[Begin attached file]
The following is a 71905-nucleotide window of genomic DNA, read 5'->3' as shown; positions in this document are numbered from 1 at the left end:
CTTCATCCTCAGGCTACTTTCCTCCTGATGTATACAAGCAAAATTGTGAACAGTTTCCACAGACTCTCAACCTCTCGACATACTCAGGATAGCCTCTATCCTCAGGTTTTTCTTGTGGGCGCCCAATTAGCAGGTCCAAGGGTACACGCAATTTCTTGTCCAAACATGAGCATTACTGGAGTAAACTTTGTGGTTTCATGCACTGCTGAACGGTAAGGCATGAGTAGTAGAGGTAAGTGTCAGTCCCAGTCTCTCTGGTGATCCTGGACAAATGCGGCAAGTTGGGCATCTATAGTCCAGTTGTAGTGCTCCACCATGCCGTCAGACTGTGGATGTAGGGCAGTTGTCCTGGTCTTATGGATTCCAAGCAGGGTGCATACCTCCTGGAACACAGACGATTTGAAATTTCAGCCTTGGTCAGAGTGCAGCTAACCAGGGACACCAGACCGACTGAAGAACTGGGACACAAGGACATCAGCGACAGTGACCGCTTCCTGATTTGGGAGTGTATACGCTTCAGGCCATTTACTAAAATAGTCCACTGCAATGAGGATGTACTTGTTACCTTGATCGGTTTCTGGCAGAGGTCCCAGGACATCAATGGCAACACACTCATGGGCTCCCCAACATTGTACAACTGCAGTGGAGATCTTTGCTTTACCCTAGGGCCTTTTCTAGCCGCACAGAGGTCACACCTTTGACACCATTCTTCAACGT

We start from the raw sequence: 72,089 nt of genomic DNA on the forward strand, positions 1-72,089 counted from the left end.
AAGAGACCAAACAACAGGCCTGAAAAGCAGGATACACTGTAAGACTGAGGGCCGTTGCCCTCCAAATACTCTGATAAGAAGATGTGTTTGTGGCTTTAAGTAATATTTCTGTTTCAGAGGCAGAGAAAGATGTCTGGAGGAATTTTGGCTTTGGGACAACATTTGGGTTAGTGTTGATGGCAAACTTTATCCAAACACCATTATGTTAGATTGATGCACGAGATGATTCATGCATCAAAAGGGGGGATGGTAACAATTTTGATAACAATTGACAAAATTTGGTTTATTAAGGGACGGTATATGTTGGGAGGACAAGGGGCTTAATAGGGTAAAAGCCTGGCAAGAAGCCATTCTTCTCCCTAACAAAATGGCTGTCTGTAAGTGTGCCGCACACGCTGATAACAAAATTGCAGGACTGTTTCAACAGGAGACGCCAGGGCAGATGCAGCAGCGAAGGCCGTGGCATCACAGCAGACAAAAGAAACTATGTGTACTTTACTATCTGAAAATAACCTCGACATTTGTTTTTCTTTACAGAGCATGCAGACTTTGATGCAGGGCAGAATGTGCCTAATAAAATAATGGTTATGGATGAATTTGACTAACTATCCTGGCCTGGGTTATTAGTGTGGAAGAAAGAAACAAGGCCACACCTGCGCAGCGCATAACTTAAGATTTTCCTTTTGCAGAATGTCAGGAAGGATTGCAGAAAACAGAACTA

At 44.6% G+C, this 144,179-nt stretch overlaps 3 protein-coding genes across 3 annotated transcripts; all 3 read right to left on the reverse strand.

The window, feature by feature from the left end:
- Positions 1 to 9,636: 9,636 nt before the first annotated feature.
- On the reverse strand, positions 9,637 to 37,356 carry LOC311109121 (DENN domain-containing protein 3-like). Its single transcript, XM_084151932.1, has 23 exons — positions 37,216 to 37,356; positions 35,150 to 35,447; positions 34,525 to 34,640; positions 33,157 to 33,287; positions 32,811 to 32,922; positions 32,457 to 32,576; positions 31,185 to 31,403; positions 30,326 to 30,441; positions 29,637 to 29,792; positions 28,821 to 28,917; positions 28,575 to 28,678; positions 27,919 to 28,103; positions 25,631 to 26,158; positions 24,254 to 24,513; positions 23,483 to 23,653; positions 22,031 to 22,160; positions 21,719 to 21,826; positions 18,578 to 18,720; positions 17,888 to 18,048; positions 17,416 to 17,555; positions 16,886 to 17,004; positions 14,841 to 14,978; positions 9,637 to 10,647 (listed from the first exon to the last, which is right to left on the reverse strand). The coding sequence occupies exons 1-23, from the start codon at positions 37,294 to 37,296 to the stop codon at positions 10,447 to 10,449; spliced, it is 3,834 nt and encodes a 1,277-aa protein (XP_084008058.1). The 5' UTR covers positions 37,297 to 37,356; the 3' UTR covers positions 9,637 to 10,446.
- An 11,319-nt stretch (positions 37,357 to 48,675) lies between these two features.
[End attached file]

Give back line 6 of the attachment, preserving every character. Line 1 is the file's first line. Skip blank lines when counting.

The window, feature by feature from the left end: